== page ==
Have you ever really thought about what you eat? What if everything was completely different? Allah (SWT) could have created blocks or globs of nutrition, some kind of complete food source with no variation of taste or smell or color or texture, had He so willed. It could have been something that humans just ingest everyday to survive, like mundanely swallowing a pill, with no pleasure or variety. But instead, Allah (SWT) in His infinite wisdom, created all types of animals and fish suitable to eat, each varying in flavors and textures. He (SWT) created all types of fruits and vegetables in a multitude of colors and shapes and textures and aromas, with variations of flavors, sweet and savory. He (SWT) gave us the ability to transform these creations into thousands of variations, some cooked, some fresh, some hot, some cold. Reflect on that for a minute… Of all the wonders of creation, food is definitely right up there with WOW that’s amazing! It’s a huge blessing, but also a huge test. Allah said He will test us in the things that we love, and man, we sure do love to eat.
I recently ran into an acquaintance I hadn’t seen in many months and noticed she had lost a good deal of weight. “You look great!” I said to her, “How did you do it?” (I asked her with a glimmer of hope that she might refer me to some new inexpensive miracle diet that I could eat cupcakes all day long and shed weight like an athlete.) She didn’t. She said, “I stopped eating sugar and I started walking around my neighborhood every day.” What? That’s IT? Walking? Gave up sugar? No turbo insanity workout $500 DVD set or membership to some $1,000 weight loss program with their own yummy pre-packaged delights? Nope. Walking and being conscientious of what you eat, just what the body was meant to do.
We live in a society of excess. Fast food, Super-sized portions, convenience foods, sugar filled carbonated beverages, and sweet or salty processed snacks have become the staple of our diet, void of essential nutrition our bodies require. Within our own Muslim cultures, ALL social interactions revolve around food. We think we need ten courses every night during Ramadan, and on the way to Taraweeh we are already planning what we want to eat the next night! We have become conditioned to believe that bigger is better; that second, third, and fourth helpings are normal. (Even though our first helpings are usually two or three serving sizes to begin with!) Our palates have become spoiled with the richness of calorie laden foods over natural nutritious foods. If given a choice between a rich decadent slice of cake or a plate of steamed broccoli, most (myself included) would reach for the cake without a moment’s hesitation.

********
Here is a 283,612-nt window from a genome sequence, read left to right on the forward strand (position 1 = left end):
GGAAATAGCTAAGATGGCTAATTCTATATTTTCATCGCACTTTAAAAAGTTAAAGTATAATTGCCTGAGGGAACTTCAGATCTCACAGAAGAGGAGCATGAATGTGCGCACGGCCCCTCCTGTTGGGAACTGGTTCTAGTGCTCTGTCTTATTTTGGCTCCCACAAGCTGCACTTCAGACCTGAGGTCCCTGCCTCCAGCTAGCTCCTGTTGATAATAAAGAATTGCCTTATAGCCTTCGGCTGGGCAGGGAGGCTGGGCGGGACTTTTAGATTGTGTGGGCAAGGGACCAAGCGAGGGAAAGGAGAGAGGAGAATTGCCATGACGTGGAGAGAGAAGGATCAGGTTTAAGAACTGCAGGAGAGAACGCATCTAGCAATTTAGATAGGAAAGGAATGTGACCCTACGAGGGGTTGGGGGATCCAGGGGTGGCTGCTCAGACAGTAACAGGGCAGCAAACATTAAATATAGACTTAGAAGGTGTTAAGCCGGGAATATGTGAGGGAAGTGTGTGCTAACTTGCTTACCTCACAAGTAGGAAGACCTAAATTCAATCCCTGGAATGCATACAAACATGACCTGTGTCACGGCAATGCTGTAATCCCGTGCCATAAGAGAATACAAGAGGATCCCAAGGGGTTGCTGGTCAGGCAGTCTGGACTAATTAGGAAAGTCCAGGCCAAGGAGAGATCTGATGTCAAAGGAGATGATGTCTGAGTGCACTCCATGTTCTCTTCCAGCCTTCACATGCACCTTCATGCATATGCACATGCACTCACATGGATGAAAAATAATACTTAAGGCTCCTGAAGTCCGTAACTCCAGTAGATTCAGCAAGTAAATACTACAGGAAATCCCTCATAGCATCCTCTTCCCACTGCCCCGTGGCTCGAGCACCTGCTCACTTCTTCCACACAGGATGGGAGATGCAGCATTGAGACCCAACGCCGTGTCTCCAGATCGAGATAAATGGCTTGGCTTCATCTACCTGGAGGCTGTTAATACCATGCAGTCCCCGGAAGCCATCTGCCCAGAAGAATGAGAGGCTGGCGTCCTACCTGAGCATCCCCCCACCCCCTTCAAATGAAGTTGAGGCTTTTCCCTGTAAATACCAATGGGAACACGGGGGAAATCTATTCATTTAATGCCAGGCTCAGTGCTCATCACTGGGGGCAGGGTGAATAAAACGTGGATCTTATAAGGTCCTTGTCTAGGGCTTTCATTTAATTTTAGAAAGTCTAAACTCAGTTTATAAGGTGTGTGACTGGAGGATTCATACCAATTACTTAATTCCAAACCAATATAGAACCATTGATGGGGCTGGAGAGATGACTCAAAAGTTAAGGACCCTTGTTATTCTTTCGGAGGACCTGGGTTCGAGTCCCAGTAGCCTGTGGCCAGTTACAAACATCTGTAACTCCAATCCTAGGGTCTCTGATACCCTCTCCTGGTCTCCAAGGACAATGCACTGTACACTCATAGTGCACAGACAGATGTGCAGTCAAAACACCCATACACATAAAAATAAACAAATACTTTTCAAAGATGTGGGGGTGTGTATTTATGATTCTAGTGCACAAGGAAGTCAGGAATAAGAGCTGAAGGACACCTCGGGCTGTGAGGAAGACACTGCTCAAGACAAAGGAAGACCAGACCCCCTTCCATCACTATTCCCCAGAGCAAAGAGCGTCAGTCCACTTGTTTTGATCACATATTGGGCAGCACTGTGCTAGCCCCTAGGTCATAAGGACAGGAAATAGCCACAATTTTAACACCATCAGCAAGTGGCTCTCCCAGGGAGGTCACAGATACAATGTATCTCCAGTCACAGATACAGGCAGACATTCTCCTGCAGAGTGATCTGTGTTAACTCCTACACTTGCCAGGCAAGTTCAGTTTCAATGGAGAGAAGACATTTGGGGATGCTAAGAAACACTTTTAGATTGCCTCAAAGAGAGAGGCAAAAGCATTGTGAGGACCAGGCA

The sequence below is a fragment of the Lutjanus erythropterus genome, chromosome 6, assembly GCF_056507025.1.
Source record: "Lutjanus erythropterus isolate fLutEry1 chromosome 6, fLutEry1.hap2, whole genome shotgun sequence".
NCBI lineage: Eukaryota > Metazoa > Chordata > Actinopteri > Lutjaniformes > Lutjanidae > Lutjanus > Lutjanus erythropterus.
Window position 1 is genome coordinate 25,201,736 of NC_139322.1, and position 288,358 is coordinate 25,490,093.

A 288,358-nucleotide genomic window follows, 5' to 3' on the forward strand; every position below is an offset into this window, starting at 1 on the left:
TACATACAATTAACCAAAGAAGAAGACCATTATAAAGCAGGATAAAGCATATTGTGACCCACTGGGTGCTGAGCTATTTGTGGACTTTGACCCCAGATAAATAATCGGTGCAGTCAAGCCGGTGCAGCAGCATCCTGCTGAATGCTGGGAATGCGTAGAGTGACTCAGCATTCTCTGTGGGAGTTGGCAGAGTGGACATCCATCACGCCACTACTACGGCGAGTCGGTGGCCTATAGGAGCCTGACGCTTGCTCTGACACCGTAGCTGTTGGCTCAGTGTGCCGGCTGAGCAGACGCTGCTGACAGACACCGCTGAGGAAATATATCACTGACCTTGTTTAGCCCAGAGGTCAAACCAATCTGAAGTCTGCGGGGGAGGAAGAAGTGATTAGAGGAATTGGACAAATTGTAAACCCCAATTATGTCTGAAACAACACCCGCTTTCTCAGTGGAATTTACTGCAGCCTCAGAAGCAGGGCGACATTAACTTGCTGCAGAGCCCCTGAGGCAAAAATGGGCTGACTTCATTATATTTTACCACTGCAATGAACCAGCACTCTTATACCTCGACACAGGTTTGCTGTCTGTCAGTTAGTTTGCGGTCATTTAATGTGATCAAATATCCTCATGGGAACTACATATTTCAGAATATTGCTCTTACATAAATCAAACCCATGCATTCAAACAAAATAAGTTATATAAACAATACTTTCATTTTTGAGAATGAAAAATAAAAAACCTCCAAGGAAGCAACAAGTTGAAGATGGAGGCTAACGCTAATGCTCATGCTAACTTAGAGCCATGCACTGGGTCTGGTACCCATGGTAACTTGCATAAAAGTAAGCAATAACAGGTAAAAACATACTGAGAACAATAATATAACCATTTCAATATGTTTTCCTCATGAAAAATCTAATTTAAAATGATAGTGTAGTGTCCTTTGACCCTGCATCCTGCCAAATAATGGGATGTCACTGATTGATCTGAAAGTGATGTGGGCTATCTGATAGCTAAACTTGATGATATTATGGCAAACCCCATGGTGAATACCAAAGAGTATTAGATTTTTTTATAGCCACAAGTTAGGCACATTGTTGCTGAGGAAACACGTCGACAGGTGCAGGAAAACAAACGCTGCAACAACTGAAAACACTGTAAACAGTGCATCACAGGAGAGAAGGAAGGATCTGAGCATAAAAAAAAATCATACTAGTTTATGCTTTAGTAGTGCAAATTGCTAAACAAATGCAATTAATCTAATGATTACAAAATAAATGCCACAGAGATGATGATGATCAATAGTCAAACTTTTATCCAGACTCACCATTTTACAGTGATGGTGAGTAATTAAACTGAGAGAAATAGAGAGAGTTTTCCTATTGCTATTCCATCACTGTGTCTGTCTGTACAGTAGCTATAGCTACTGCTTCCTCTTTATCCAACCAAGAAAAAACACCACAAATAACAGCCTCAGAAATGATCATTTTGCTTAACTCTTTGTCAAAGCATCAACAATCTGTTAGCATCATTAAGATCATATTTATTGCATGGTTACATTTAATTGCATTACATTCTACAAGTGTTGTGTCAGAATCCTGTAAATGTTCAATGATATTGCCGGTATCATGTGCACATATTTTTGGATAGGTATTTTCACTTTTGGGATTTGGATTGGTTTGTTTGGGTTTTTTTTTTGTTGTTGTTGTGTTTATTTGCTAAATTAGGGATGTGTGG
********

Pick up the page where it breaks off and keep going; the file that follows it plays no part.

We live in a world surrounded by haram, and it seems that we have given ourselves this outlet to indulge in something safe, something halal, which is the pleasure of eating. Yet to the point of extreme excess, that pleasure of eating becomes gluttony, something that is no longer halal. Allah (SWT) said in the Quran: Moreover, eat and drink freely, But do not be excessive. For indeed, He does not love those who are excessive. 7:31.
By indulging this pleasure, we have chained ourselves to our own lack of self-control. In Imam al-Mawlud’s Matharat al-Qulub, he speaks of the purification of the heart which leads to true freedom, requiring the emancipation from the bonds of one’s whims. “People may claim to be “free,” yet they cannot control themselves from gluttony in the presence of food…Freedom has real meaning when, for example, a situation of temptation arises and one remains God-fearing, steadfast, and in control of one’s actions. This holds true even when the temptation produces flickers of desire in a person who nonetheless refrains from indulging.”1
Obesity is an epidemic in our society. Illnesses directly or indirectly caused by obesity, poor diet, and lack of exercise are at an all time high, linked to higher rates of chronic conditions than smoking, drinking, or poverty.2 And yet, with the abundance of the edible blessings Allah has bestowed upon us, our Prophet (SAWS) did not leave us without simple instructions: “No man fills a container worse than his stomach. A few morsels that keep his back upright are sufficient for him. If he has to, then he should keep one-third for food, one-third for drink and one-third for his breathing.” (At-Tirmidhi).
Fasting for up to 18 hours a day for thirty days during the blessed month of Ramadan shows us what we are truly capable of, the level of self-control we routinely harness for the sake of Allah (SWT). Why then, have we convinced ourselves that we are unable or unwilling to harness a much lesser degree of that self-control all year round for the sake of Allah (SWT)?
So, anyone up for a walk around the neighborhood? Sure, right after I finish my plate of steamed broccoli…
By Connie Martin